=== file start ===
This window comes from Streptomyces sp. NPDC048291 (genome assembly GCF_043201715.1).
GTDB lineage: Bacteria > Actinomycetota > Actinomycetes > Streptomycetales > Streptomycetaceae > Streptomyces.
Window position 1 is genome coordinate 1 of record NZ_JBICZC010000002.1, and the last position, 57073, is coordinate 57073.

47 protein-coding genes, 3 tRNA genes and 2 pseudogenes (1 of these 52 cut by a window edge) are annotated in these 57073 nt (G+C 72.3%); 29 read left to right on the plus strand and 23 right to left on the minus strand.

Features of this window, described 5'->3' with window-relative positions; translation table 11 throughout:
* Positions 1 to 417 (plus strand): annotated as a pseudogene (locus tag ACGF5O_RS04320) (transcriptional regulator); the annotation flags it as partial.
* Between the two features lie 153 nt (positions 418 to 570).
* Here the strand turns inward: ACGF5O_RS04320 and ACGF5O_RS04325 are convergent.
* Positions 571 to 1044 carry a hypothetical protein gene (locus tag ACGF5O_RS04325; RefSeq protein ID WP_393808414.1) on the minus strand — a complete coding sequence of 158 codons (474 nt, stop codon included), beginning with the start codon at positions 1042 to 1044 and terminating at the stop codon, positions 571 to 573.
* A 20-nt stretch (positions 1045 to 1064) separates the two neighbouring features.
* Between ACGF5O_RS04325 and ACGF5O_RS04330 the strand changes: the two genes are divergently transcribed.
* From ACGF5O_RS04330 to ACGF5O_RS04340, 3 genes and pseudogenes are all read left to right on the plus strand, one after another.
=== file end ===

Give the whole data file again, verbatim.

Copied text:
This window comes from Streptomyces sp. NPDC048291 (genome assembly GCF_043201715.1).
GTDB lineage: Bacteria > Actinomycetota > Actinomycetes > Streptomycetales > Streptomycetaceae > Streptomyces.
Window position 1 is genome coordinate 1 of record NZ_JBICZC010000002.1, and the last position, 57073, is coordinate 57073.

47 protein-coding genes, 3 tRNA genes and 2 pseudogenes (1 of these 52 cut by a window edge) are annotated in these 57073 nt (G+C 72.3%); 29 read left to right on the plus strand and 23 right to left on the minus strand.

Features of this window, described 5'->3' with window-relative positions; translation table 11 throughout:
* Positions 1 to 417 (plus strand): annotated as a pseudogene (locus tag ACGF5O_RS04320) (transcriptional regulator); the annotation flags it as partial.
* Between the two features lie 153 nt (positions 418 to 570).
* Here the strand turns inward: ACGF5O_RS04320 and ACGF5O_RS04325 are convergent.
* Positions 571 to 1044 carry a hypothetical protein gene (locus tag ACGF5O_RS04325; RefSeq protein ID WP_393808414.1) on the minus strand — a complete coding sequence of 158 codons (474 nt, stop codon included), beginning with the start codon at positions 1042 to 1044 and terminating at the stop codon, positions 571 to 573.
* A 20-nt stretch (positions 1045 to 1064) separates the two neighbouring features.
* Between ACGF5O_RS04325 and ACGF5O_RS04330 the strand changes: the two genes are divergently transcribed.
* From ACGF5O_RS04330 to ACGF5O_RS04340, 3 genes and pseudogenes are all read left to right on the plus strand, one after another.